It’s not hard to see when genuine, intelligent criticisms are levied against the site and against my own opinions. I value those quite a bit. However, most of the negative comments go down another path entirely, simply attacking for no real purpose at all other than to show off one’s chip on their shoulder. If I let those comments bother me, I’d stop The Simple Dollar tomorrow.

I am 56. In ‘83 I got a BA degree in art with a minor in humanities. I tried having my own business but was unable to make a go of it. I had 3 children to support so I started taking any job I could find. Now I am a cashier in a dining hall at the local university.

I’ve heard several people say go to college and get a degree. Well what if you already have a degree? I took a Microsoft class this spring hoping to make myself more employable but I don’t know where to head to from here. I don’t have a clue as to the type of job that would best suit me and I am definitely open to more training but from where? Do any of your readers have suggestions?
– JoannMe

It sounds to me like you’re in a fairly tough place. Your degree isn’t highly marketable, unfortunately, and you’re at a stage in life where employers are less likely to take a risk on you.

If you need to be employed quickly, I’d start with an employment agency. Once I found a temporary position, I’d do everything in my power to wow them. Go the extra mile to really help out around the workplace and show that you’re something special.

If you have more time than that, do an honest skills assessment – there are many online tools that help with this. Figure out where your skills lie and then look for jobs that match those skills. Get training in those areas that match the kind of job you’re looking for.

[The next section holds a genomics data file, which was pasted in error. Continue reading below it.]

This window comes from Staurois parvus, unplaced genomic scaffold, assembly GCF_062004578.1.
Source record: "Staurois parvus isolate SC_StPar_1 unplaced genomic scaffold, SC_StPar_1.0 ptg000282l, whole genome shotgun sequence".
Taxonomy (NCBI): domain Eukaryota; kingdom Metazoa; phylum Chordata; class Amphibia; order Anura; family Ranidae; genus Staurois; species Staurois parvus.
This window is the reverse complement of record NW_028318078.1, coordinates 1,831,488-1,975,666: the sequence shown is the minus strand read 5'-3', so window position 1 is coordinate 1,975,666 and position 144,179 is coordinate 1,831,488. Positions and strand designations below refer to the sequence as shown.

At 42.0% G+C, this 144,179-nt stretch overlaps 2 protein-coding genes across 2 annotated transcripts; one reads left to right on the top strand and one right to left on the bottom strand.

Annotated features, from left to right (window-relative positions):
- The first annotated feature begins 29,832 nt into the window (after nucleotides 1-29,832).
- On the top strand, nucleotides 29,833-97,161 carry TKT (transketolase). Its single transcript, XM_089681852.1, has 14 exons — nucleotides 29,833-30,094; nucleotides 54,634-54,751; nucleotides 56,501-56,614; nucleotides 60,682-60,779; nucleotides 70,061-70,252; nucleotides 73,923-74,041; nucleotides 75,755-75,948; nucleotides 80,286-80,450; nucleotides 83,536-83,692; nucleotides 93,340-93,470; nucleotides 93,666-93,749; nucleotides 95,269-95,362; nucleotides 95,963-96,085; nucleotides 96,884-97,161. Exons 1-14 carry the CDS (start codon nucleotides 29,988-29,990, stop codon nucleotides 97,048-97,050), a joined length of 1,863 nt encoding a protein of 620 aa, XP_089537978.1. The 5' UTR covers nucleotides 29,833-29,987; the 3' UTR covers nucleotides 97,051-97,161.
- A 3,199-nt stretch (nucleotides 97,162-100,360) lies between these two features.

I’m sure readers will have a lot of suggestions on this one.

You mentioned your son likes Pixar movies. I love watching them with my own kids. Which one is your favorite? How do you rank them?
– Louise

My favorite Pixar movie is probably Ratatouille, but my children don’t like it nearly as well – they tend to request pretty much every other one instead of this one. I do like all of them, though, and I think they all provide some great family-friendly entertainment with some good lessons tied up in there.

Here’s how I would rank them, for my own enjoyment:
Ratatouille
WALL-E;
Toy Story 2
Finding Nemo
The Incredibles
Monsters, Inc.
Toy Story
A Bug’s Life
Cars;

That was harder than it had any right to be.

I’ve been following you on Twitter – you read a lot of books! How do you keep track of what you’re going to read next? Do you plan it out, or do you just grab a new book when you finish the last one?
– Cho

I usually have a good idea of the next book I’m going to read, but that’s about it. I usually have about five books I’m interested in reading in the next month or two floating around in my mind, but in no particular order.

Sometimes, I’ll go through the books i have on hand, discover a few that I really want to read soon, and put them in a prominent place so that I see them over and over again. That’s usually a good way to ensure that these are the next books I read.